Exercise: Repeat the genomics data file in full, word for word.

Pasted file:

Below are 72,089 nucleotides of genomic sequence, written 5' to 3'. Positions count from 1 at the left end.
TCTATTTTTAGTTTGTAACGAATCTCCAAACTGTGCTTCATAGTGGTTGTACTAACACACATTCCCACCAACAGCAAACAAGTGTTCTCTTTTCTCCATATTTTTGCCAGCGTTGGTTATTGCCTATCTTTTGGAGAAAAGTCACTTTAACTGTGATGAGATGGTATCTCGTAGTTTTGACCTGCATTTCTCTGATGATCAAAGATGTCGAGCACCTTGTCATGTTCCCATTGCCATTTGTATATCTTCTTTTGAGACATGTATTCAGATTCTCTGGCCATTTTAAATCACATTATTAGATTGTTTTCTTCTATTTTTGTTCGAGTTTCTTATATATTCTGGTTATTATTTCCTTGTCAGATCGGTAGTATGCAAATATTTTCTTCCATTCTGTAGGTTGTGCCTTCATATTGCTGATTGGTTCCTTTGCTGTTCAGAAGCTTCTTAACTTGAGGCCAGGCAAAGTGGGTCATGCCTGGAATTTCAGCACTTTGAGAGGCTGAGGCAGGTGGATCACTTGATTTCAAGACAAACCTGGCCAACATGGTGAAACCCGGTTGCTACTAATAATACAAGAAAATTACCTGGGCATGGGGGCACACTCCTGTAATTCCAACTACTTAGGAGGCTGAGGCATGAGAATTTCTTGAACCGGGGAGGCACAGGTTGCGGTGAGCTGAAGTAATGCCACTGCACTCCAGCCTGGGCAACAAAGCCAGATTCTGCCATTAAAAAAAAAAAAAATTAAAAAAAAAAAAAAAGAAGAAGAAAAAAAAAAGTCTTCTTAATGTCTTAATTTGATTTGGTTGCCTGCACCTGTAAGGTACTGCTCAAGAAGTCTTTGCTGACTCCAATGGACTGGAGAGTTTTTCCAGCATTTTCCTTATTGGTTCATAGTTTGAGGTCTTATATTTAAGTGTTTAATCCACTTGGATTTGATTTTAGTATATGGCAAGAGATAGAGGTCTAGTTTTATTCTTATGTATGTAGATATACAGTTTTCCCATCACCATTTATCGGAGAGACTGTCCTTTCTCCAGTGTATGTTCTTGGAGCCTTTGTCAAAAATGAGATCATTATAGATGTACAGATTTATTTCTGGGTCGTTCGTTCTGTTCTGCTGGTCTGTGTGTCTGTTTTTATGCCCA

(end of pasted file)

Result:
Below are 72,089 nucleotides of genomic sequence, written 5' to 3'. Positions count from 1 at the left end.
TCTATTTTTAGTTTGTAACGAATCTCCAAACTGTGCTTCATAGTGGTTGTACTAACACACATTCCCACCAACAGCAAACAAGTGTTCTCTTTTCTCCATATTTTTGCCAGCGTTGGTTATTGCCTATCTTTTGGAGAAAAGTCACTTTAACTGTGATGAGATGGTATCTCGTAGTTTTGACCTGCATTTCTCTGATGATCAAAGATGTCGAGCACCTTGTCATGTTCCCATTGCCATTTGTATATCTTCTTTTGAGACATGTATTCAGATTCTCTGGCCATTTTAAATCACATTATTAGATTGTTTTCTTCTATTTTTGTTCGAGTTTCTTATATATTCTGGTTATTATTTCCTTGTCAGATCGGTAGTATGCAAATATTTTCTTCCATTCTGTAGGTTGTGCCTTCATATTGCTGATTGGTTCCTTTGCTGTTCAGAAGCTTCTTAACTTGAGGCCAGGCAAAGTGGGTCATGCCTGGAATTTCAGCACTTTGAGAGGCTGAGGCAGGTGGATCACTTGATTTCAAGACAAACCTGGCCAACATGGTGAAACCCGGTTGCTACTAATAATACAAGAAAATTACCTGGGCATGGGGGCACACTCCTGTAATTCCAACTACTTAGGAGGCTGAGGCATGAGAATTTCTTGAACCGGGGAGGCACAGGTTGCGGTGAGCTGAAGTAATGCCACTGCACTCCAGCCTGGGCAACAAAGCCAGATTCTGCCATTAAAAAAAAAAAAAATTAAAAAAAAAAAAAAAGAAGAAGAAAAAAAAAAGTCTTCTTAATGTCTTAATTTGATTTGGTTGCCTGCACCTGTAAGGTACTGCTCAAGAAGTCTTTGCTGACTCCAATGGACTGGAGAGTTTTTCCAGCATTTTCCTTATTGGTTCATAGTTTGAGGTCTTATATTTAAGTGTTTAATCCACTTGGATTTGATTTTAGTATATGGCAAGAGATAGAGGTCTAGTTTTATTCTTATGTATGTAGATATACAGTTTTCCCATCACCATTTATCGGAGAGACTGTCCTTTCTCCAGTGTATGTTCTTGGAGCCTTTGTCAAAAATGAGATCATTATAGATGTACAGATTTATTTCTGGGTCGTTCGTTCTGTTCTGCTGGTCTGTGTGTCTGTTTTTATGCCCA